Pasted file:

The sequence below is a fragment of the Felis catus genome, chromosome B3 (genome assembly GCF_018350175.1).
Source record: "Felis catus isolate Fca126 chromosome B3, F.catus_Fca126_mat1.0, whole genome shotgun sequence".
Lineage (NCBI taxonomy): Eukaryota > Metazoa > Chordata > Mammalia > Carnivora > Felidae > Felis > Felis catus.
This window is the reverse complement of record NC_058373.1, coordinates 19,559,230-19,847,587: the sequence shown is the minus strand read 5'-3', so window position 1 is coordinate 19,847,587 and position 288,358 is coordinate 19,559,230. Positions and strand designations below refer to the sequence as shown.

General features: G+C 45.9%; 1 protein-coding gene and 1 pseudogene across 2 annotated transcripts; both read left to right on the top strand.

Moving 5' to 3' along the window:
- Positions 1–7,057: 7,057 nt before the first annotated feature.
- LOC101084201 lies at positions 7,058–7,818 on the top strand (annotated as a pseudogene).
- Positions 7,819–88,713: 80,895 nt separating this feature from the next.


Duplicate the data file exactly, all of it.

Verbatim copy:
The sequence below is a fragment of the Felis catus genome, chromosome B3 (genome assembly GCF_018350175.1).
Source record: "Felis catus isolate Fca126 chromosome B3, F.catus_Fca126_mat1.0, whole genome shotgun sequence".
Lineage (NCBI taxonomy): Eukaryota > Metazoa > Chordata > Mammalia > Carnivora > Felidae > Felis > Felis catus.
This window is the reverse complement of record NC_058373.1, coordinates 19,559,230-19,847,587: the sequence shown is the minus strand read 5'-3', so window position 1 is coordinate 19,847,587 and position 288,358 is coordinate 19,559,230. Positions and strand designations below refer to the sequence as shown.

General features: G+C 45.9%; 1 protein-coding gene and 1 pseudogene across 2 annotated transcripts; both read left to right on the top strand.

Moving 5' to 3' along the window:
- Positions 1–7,057: 7,057 nt before the first annotated feature.
- LOC101084201 lies at positions 7,058–7,818 on the top strand (annotated as a pseudogene).
- Positions 7,819–88,713: 80,895 nt separating this feature from the next.